Examination of Witnesses(Questions 1320-1339)|
THURSDAY 13 FEBRUARY 2003
1320. Is there a case for having a more systematic
approach to remuneration?
(Mr Davidson) There may be but I suspect whatever
more systematic case was put forwardand guidelines would
be usefulwhatever systematic case was made, I am sure instantly
one would find individual reasons why in this organisation it
is not going to work or this organisation is finding great trouble
finding anybody so therefore it has got to break the differentials.
(Ms Cawley) I think there is a case for a more consistent
approach across Whitehall departments in the same way there is
an approach for senior executive posts, that go to the Cabinet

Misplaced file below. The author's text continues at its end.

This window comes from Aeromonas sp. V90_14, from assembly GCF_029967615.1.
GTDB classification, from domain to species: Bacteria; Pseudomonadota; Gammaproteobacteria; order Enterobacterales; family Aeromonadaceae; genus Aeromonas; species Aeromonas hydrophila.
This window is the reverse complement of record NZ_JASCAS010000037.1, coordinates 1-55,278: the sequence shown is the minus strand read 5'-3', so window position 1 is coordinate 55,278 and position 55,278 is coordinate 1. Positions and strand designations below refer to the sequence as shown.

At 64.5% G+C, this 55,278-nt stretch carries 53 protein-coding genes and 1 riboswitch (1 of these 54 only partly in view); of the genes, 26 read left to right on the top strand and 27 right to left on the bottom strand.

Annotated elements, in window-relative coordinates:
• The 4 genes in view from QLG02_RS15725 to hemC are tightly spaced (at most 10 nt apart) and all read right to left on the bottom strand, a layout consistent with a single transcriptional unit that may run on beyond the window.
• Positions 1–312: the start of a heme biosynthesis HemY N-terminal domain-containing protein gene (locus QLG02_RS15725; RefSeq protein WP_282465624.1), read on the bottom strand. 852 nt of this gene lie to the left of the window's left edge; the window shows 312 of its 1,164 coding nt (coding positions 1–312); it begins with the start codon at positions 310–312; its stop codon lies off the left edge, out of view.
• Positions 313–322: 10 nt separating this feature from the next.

Office if there is a case to pay more than what is seen as the
going rate for a job. At the moment departments seem pretty much
to work out their own rules about how they are going to reward
public appointments. There are big variations between quangos
in the different departments and a degree of consistency and evaluationhow
does this job compare to that job and perhaps a ring master in
the Cabinet Office in the same waywould be helpful. We
do have situations where people say, "Hang on, if this post
pays that why does this one you want me to apply for only pay
Chairman: That is very, very useful. That is
what I was trying to get at.
1321. I am interested about your relationship
with Capita. You are part of Capita and Capita appoints an enormous
amount of people. How do you keep the Chinese walls intact?
(Mr Davidson) Much the same way we did as when we
were part of PricewaterhouseCoopers.
1322. That was different, was it not. PricewaterhouseCoopers
people were not running very large councils. Capita has a direct
contract to run councils.
(Mr Davidson) These days PricewaterhouseCoopers is
involved in running large parts of councils.
1323. It was not then.
(Mr Davidson) About the time we left it was. It is